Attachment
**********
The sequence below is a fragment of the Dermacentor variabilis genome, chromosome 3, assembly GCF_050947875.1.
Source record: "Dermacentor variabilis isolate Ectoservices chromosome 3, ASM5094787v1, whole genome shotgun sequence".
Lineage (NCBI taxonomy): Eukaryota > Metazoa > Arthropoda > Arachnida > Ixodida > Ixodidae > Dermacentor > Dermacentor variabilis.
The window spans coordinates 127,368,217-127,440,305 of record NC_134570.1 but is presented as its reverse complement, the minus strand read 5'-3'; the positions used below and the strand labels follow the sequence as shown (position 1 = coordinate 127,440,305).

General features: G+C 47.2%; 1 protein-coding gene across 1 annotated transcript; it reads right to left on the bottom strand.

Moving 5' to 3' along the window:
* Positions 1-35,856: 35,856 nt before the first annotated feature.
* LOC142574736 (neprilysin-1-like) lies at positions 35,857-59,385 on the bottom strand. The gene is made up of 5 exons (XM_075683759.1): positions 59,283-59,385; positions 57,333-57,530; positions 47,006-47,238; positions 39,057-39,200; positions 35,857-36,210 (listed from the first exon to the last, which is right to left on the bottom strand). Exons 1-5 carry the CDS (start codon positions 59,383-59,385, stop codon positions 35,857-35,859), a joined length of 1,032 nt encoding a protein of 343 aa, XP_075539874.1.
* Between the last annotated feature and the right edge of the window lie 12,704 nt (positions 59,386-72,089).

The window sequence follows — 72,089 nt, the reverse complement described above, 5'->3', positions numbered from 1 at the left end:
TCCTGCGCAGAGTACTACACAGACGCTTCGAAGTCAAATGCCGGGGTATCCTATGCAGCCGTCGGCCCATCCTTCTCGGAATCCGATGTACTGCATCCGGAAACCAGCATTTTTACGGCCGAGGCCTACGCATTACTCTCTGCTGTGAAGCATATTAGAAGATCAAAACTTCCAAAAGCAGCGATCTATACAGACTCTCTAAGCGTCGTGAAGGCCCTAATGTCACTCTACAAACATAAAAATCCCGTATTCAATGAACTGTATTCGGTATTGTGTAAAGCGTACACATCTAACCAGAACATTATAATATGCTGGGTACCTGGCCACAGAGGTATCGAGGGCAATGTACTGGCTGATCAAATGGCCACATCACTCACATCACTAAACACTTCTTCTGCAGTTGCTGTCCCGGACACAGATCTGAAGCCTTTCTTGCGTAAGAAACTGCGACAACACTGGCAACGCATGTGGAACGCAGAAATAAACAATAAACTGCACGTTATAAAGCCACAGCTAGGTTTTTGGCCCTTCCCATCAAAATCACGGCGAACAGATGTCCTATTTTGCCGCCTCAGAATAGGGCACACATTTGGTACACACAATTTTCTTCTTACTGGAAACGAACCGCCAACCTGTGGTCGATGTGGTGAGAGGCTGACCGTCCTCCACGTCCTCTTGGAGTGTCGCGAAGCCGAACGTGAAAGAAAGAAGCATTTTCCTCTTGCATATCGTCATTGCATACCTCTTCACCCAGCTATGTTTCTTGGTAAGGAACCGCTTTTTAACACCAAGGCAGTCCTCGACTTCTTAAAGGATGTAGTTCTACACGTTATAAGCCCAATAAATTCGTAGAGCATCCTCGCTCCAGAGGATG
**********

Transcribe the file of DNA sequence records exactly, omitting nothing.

The sequence below is a fragment of the Dermacentor variabilis genome, chromosome 3, assembly GCF_050947875.1.
Source record: "Dermacentor variabilis isolate Ectoservices chromosome 3, ASM5094787v1, whole genome shotgun sequence".
Lineage (NCBI taxonomy): Eukaryota > Metazoa > Arthropoda > Arachnida > Ixodida > Ixodidae > Dermacentor > Dermacentor variabilis.
The window spans coordinates 127,368,217-127,440,305 of record NC_134570.1 but is presented as its reverse complement, the minus strand read 5'-3'; the positions used below and the strand labels follow the sequence as shown (position 1 = coordinate 127,440,305).

General features: G+C 47.2%; 1 protein-coding gene across 1 annotated transcript; it reads right to left on the bottom strand.

Moving 5' to 3' along the window:
* Positions 1-35,856: 35,856 nt before the first annotated feature.
* LOC142574736 (neprilysin-1-like) lies at positions 35,857-59,385 on the bottom strand. The gene is made up of 5 exons (XM_075683759.1): positions 59,283-59,385; positions 57,333-57,530; positions 47,006-47,238; positions 39,057-39,200; positions 35,857-36,210 (listed from the first exon to the last, which is right to left on the bottom strand). Exons 1-5 carry the CDS (start codon positions 59,383-59,385, stop codon positions 35,857-35,859), a joined length of 1,032 nt encoding a protein of 343 aa, XP_075539874.1.
* Between the last annotated feature and the right edge of the window lie 12,704 nt (positions 59,386-72,089).

The window sequence follows — 72,089 nt, the reverse complement described above, 5'->3', positions numbered from 1 at the left end:
TCCTGCGCAGAGTACTACACAGACGCTTCGAAGTCAAATGCCGGGGTATCCTATGCAGCCGTCGGCCCATCCTTCTCGGAATCCGATGTACTGCATCCGGAAACCAGCATTTTTACGGCCGAGGCCTACGCATTACTCTCTGCTGTGAAGCATATTAGAAGATCAAAACTTCCAAAAGCAGCGATCTATACAGACTCTCTAAGCGTCGTGAAGGCCCTAATGTCACTCTACAAACATAAAAATCCCGTATTCAATGAACTGTATTCGGTATTGTGTAAAGCGTACACATCTAACCAGAACATTATAATATGCTGGGTACCTGGCCACAGAGGTATCGAGGGCAATGTACTGGCTGATCAAATGGCCACATCACTCACATCACTAAACACTTCTTCTGCAGTTGCTGTCCCGGACACAGATCTGAAGCCTTTCTTGCGTAAGAAACTGCGACAACACTGGCAACGCATGTGGAACGCAGAAATAAACAATAAACTGCACGTTATAAAGCCACAGCTAGGTTTTTGGCCCTTCCCATCAAAATCACGGCGAACAGATGTCCTATTTTGCCGCCTCAGAATAGGGCACACATTTGGTACACACAATTTTCTTCTTACTGGAAACGAACCGCCAACCTGTGGTCGATGTGGTGAGAGGCTGACCGTCCTCCACGTCCTCTTGGAGTGTCGCGAAGCCGAACGTGAAAGAAAGAAGCATTTTCCTCTTGCATATCGTCATTGCATACCTCTTCACCCAGCTATGTTTCTTGGTAAGGAACCGCTTTTTAACACCAAGGCAGTCCTCGACTTCTTAAAGGATGTAGTTCTACACGTTATAAGCCCAATAAATTCGTAGAGCATCCTCGCTCCAGAGGATG